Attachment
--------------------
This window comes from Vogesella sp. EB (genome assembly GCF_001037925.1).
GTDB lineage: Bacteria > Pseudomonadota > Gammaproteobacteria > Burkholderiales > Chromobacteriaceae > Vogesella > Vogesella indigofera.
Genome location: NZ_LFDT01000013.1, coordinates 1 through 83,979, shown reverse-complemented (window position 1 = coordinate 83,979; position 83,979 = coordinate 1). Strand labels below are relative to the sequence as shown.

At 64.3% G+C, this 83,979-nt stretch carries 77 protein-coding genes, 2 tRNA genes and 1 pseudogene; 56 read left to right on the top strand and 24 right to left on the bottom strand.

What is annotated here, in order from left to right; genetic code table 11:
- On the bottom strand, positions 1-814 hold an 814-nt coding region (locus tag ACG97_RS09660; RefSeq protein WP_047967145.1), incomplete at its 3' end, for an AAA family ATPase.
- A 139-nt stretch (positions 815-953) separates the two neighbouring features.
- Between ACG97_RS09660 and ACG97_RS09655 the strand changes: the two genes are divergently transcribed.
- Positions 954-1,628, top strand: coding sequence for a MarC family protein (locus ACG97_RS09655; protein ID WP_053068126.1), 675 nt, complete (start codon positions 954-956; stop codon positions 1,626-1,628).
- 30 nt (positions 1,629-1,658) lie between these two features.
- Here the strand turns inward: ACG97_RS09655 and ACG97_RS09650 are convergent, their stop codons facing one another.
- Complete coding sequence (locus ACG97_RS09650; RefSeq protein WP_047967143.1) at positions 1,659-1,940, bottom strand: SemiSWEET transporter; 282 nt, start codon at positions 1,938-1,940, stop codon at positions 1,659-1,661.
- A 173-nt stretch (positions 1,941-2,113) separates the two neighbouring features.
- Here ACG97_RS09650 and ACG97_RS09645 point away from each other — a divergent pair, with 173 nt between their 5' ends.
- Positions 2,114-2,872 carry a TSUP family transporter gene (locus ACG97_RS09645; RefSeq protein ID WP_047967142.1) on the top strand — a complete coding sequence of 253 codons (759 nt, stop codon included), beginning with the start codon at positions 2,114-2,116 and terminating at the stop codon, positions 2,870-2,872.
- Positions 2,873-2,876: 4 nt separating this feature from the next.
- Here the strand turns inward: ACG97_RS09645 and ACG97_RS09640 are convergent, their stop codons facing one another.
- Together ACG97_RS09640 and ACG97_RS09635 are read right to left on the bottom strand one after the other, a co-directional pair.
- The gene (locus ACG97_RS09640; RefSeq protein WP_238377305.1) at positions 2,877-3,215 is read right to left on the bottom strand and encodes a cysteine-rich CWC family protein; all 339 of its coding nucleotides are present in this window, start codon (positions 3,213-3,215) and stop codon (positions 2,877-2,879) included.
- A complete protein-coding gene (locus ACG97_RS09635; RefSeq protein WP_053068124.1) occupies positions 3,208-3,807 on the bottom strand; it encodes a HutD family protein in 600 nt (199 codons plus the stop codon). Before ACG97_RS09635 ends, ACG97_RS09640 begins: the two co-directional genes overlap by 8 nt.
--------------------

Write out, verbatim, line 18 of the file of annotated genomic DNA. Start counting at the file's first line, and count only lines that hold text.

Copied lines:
- Together ACG97_RS09640 and ACG97_RS09635 are read right to left on the bottom strand one after the other, a co-directional pair.